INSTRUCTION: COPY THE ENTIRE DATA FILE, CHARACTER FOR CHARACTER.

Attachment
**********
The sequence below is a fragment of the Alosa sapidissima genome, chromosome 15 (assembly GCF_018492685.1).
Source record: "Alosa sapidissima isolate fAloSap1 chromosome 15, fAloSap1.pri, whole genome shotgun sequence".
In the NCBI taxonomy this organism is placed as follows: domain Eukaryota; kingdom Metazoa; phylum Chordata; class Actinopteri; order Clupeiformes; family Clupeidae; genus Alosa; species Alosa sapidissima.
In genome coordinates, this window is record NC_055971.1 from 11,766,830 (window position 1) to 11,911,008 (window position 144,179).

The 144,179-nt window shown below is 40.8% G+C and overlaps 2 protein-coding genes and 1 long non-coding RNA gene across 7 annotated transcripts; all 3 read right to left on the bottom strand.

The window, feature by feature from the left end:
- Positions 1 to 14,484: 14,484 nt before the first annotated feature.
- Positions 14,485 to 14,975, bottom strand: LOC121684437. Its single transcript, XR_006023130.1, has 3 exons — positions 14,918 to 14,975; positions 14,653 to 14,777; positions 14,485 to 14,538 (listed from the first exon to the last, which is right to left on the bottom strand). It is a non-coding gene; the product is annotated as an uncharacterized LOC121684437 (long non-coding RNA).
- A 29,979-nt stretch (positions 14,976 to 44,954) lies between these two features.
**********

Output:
The sequence below is a fragment of the Alosa sapidissima genome, chromosome 15 (assembly GCF_018492685.1).
Source record: "Alosa sapidissima isolate fAloSap1 chromosome 15, fAloSap1.pri, whole genome shotgun sequence".
In the NCBI taxonomy this organism is placed as follows: domain Eukaryota; kingdom Metazoa; phylum Chordata; class Actinopteri; order Clupeiformes; family Clupeidae; genus Alosa; species Alosa sapidissima.
In genome coordinates, this window is record NC_055971.1 from 11,766,830 (window position 1) to 11,911,008 (window position 144,179).

The 144,179-nt window shown below is 40.8% G+C and overlaps 2 protein-coding genes and 1 long non-coding RNA gene across 7 annotated transcripts; all 3 read right to left on the bottom strand.

The window, feature by feature from the left end:
- Positions 1 to 14,484: 14,484 nt before the first annotated feature.
- Positions 14,485 to 14,975, bottom strand: LOC121684437. Its single transcript, XR_006023130.1, has 3 exons — positions 14,918 to 14,975; positions 14,653 to 14,777; positions 14,485 to 14,538 (listed from the first exon to the last, which is right to left on the bottom strand). It is a non-coding gene; the product is annotated as an uncharacterized LOC121684437 (long non-coding RNA).
- A 29,979-nt stretch (positions 14,976 to 44,954) lies between these two features.